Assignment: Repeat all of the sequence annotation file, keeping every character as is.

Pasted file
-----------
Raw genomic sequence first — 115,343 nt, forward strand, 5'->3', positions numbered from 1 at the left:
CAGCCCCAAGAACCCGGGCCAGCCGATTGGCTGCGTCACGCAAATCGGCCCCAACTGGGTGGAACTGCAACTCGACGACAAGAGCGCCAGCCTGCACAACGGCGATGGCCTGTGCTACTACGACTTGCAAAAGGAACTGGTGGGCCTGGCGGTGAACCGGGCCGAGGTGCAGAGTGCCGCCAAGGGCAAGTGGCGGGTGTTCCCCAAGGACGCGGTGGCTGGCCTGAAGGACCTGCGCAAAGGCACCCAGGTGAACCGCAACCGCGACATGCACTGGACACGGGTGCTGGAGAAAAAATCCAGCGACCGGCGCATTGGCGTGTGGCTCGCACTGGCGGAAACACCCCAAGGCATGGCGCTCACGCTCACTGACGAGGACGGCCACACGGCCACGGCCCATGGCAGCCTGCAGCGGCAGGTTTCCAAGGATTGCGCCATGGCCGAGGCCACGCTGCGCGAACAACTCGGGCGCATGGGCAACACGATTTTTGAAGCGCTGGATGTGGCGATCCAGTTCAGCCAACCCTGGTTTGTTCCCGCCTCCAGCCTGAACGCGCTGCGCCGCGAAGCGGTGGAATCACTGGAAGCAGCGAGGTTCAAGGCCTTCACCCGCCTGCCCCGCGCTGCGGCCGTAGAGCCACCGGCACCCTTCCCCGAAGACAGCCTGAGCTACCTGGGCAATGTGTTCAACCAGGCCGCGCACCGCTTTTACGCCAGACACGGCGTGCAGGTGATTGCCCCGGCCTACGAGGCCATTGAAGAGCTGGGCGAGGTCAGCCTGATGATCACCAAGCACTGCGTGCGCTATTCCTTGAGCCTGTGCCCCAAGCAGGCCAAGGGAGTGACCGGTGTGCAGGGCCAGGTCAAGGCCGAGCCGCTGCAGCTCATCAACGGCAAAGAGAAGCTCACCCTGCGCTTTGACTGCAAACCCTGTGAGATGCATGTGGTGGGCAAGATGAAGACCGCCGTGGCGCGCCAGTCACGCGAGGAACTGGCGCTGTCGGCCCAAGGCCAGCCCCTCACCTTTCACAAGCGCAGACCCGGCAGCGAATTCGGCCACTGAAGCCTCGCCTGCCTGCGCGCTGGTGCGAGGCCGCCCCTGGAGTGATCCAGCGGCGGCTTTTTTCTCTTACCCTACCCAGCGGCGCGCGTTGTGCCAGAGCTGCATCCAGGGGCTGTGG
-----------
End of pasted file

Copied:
Raw genomic sequence first — 115,343 nt, forward strand, 5'->3', positions numbered from 1 at the left:
CAGCCCCAAGAACCCGGGCCAGCCGATTGGCTGCGTCACGCAAATCGGCCCCAACTGGGTGGAACTGCAACTCGACGACAAGAGCGCCAGCCTGCACAACGGCGATGGCCTGTGCTACTACGACTTGCAAAAGGAACTGGTGGGCCTGGCGGTGAACCGGGCCGAGGTGCAGAGTGCCGCCAAGGGCAAGTGGCGGGTGTTCCCCAAGGACGCGGTGGCTGGCCTGAAGGACCTGCGCAAAGGCACCCAGGTGAACCGCAACCGCGACATGCACTGGACACGGGTGCTGGAGAAAAAATCCAGCGACCGGCGCATTGGCGTGTGGCTCGCACTGGCGGAAACACCCCAAGGCATGGCGCTCACGCTCACTGACGAGGACGGCCACACGGCCACGGCCCATGGCAGCCTGCAGCGGCAGGTTTCCAAGGATTGCGCCATGGCCGAGGCCACGCTGCGCGAACAACTCGGGCGCATGGGCAACACGATTTTTGAAGCGCTGGATGTGGCGATCCAGTTCAGCCAACCCTGGTTTGTTCCCGCCTCCAGCCTGAACGCGCTGCGCCGCGAAGCGGTGGAATCACTGGAAGCAGCGAGGTTCAAGGCCTTCACCCGCCTGCCCCGCGCTGCGGCCGTAGAGCCACCGGCACCCTTCCCCGAAGACAGCCTGAGCTACCTGGGCAATGTGTTCAACCAGGCCGCGCACCGCTTTTACGCCAGACACGGCGTGCAGGTGATTGCCCCGGCCTACGAGGCCATTGAAGAGCTGGGCGAGGTCAGCCTGATGATCACCAAGCACTGCGTGCGCTATTCCTTGAGCCTGTGCCCCAAGCAGGCCAAGGGAGTGACCGGTGTGCAGGGCCAGGTCAAGGCCGAGCCGCTGCAGCTCATCAACGGCAAAGAGAAGCTCACCCTGCGCTTTGACTGCAAACCCTGTGAGATGCATGTGGTGGGCAAGATGAAGACCGCCGTGGCGCGCCAGTCACGCGAGGAACTGGCGCTGTCGGCCCAAGGCCAGCCCCTCACCTTTCACAAGCGCAGACCCGGCAGCGAATTCGGCCACTGAAGCCTCGCCTGCCTGCGCGCTGGTGCGAGGCCGCCCCTGGAGTGATCCAGCGGCGGCTTTTTTCTCTTACCCTACCCAGCGGCGCGCGTTGTGCCAGAGCTGCATCCAGGGGCTGTGG